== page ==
How to use Strictly Enforce Location Policies in Conditional Access

Continuous access evaluation is a strong default protection method enabled in Conditional Access by default. It ensures that continuous two-way communication is maintained between the client device and Microsoft Entra to ensure that if the client parameters fall out of the scope of the conditional access requirements, access to that resource is blocked almost immediately, without having to wait for token expiry.

However, it is not a perfect solution. Microsoft has to be lenient with enforcing defaults to accommodate complex scenarios where over-zealous policies may hinder productivity. But of course this also opens up additional risk.

In this tutorial, I am going to show you how to combat this additional risk and enforce the strictly enforce location policy settings in Conditional Access.

Basic location restrictions in Conditional Access and the risks

Located-based access in Conditional Access enables you to block access based on the IP address or geographical location of the user. The issue is that by default, there is a chance that continuous two-way communication between the client and service (Microsoft Entra) to allow policies to be evaluated in real-time is evaded.

Although location-based restrictions provide a strong foundation for securing access to resources, there are still some risks if you do not or can not implement additional protection.

Firstly, in the event of a system compromise, the access token could be exported and used on another network during its validity period. If the impacted user is also a highly privileged role member, the attacker could simply disable or create hidden allowances in the existing Conditional Access policies to further extend their malicious access to your environment.

Secondly, a less-expected attack could come in the form of a malicious VPN connection. Unsuspectingly a user could connect to an existing VPN connection that they use daily, but without knowing, the VPN-providing device (such as a firewall) could have been breached and configured to provide perform a DNS spoofing or DNS poisoning attack. They could then trick the user into exposing their access token from malicious (but seemingly legit) login pages.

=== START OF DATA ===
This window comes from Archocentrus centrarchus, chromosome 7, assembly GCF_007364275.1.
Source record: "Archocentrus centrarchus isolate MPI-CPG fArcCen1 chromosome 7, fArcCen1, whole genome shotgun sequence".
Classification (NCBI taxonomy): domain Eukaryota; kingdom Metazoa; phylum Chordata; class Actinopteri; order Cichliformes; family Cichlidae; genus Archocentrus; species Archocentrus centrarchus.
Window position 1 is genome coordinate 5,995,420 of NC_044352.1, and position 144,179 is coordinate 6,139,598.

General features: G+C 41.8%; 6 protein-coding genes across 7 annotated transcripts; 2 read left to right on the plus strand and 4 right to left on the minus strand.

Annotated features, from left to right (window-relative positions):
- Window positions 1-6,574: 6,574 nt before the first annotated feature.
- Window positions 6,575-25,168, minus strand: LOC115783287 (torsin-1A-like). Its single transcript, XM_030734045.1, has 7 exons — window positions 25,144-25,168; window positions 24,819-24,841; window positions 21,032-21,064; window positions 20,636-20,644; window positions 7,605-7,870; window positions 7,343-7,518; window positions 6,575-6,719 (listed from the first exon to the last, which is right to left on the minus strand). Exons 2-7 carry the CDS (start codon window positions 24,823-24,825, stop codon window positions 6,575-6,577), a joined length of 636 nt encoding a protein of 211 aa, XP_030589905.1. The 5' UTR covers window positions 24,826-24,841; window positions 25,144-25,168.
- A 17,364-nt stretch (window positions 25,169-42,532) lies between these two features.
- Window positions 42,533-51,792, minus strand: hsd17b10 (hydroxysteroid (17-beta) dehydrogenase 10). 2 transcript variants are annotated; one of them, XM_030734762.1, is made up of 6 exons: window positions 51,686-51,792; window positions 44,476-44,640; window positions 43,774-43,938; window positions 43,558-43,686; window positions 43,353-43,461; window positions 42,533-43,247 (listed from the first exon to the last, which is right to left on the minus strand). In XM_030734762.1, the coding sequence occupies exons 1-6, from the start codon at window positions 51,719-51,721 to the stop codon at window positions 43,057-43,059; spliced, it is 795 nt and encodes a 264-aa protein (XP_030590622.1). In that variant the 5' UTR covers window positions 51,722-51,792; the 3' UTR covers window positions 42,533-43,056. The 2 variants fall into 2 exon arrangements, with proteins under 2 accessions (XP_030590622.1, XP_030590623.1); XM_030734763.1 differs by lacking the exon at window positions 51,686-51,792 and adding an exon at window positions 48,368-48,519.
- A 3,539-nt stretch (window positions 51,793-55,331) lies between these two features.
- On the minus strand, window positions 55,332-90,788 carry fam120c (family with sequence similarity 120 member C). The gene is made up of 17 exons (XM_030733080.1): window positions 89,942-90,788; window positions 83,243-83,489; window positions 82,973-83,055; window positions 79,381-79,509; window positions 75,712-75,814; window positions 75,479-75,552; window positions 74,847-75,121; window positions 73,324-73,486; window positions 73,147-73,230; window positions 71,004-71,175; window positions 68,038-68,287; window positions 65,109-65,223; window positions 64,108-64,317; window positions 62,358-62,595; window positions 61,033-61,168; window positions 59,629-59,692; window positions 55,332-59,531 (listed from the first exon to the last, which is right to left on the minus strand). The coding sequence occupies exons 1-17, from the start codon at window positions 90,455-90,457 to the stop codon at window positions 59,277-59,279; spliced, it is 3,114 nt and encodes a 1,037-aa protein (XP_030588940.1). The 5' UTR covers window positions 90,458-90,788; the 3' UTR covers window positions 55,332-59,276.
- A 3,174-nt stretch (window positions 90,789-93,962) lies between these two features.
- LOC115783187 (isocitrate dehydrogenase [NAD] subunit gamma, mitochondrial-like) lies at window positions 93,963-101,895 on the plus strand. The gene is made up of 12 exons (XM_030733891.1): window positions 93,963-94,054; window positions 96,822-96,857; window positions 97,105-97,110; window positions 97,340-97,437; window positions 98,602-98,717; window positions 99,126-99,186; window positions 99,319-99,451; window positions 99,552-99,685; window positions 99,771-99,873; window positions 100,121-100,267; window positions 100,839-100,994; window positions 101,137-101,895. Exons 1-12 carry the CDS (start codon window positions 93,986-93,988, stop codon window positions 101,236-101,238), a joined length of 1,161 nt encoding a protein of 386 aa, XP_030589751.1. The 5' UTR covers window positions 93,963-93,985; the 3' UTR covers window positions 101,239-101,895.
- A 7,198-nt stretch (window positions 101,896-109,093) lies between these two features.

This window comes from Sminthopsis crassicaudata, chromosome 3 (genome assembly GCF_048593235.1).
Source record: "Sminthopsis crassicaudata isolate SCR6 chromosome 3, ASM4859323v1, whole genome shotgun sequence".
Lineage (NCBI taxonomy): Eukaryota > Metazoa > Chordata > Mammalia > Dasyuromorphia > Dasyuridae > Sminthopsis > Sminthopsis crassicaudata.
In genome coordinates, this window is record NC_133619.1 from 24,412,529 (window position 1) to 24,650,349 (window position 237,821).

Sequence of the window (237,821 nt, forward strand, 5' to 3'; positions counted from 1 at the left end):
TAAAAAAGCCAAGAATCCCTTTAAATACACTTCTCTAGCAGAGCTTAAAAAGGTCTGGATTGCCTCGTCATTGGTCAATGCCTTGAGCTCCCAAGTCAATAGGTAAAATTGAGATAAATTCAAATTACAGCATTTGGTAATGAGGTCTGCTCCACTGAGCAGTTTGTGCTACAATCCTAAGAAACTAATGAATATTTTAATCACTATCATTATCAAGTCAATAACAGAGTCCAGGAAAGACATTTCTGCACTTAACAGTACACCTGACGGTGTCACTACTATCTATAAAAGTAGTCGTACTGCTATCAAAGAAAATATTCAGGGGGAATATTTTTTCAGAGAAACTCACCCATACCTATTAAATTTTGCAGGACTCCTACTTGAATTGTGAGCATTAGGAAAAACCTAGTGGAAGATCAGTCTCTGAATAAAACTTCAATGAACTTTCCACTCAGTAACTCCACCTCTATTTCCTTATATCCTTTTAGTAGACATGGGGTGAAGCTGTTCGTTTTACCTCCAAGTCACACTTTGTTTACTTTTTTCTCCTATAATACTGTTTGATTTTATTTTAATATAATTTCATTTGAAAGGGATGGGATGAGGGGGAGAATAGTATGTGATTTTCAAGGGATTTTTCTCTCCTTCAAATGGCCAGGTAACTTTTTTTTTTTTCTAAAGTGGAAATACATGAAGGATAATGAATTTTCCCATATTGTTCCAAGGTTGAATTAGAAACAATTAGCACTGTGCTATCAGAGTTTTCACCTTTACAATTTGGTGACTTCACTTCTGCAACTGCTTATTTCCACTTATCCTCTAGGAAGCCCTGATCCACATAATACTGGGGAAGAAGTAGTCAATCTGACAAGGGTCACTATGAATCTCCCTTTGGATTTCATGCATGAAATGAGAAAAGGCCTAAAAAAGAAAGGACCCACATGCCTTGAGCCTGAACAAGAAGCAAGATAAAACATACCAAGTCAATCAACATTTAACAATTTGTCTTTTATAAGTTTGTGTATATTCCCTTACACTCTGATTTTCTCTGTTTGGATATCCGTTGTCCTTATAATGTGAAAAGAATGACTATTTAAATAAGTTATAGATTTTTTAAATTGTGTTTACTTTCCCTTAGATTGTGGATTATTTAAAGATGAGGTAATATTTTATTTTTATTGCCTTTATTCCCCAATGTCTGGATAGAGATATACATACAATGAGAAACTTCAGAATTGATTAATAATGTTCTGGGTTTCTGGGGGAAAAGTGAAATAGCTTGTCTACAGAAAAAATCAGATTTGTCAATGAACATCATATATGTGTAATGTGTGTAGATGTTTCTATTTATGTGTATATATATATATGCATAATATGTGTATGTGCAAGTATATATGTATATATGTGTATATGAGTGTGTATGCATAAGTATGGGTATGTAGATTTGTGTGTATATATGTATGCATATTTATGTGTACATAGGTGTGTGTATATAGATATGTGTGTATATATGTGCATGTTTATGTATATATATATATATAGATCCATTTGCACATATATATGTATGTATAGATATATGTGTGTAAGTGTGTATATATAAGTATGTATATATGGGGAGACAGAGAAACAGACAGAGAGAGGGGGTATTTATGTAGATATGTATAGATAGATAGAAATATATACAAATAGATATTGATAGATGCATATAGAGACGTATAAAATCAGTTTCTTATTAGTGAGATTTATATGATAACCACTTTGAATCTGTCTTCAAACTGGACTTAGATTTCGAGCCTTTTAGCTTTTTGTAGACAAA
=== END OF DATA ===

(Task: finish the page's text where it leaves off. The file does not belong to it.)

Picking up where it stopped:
To demonstrate this issue I have created a simple Conditional Access policy to include all locations, exclude my trusted locations and block access:

Block access location policy
Block access location policy

If I attempt to sign-in outside of my trusted network, conditional access will block my sign-in as expected:

Testing blocked access
Testing blocked access

Then if I attempt to sign in while inside of my trusted network, my access will be allowed. For this test, I used a public VPN provider which was added as one of my trusted networks. The below image of the Conditional Access sign-in log for this test demonstrates that this sign-in was excluded from the block policy based on the location exclusion.

Conditional Access sign-in logs
Conditional Access sign-in logs

Now for the issue. While I am connected to my trusted VPN and signed in to Exchange Online (for example) through my Outlook desktop client, I can then disconnect my VPN client and maintain access to my browsing session outside of my trusted network for a short period. Also, depending on my network topology, changes in routing may cause continuous access evaluation to revert to the legacy evaluation method of token expiry and renewal to trigger policy evaluation, which would extend my unevaluated access to Exchange Online.

When doesn't Continuous Access Evaluation apply?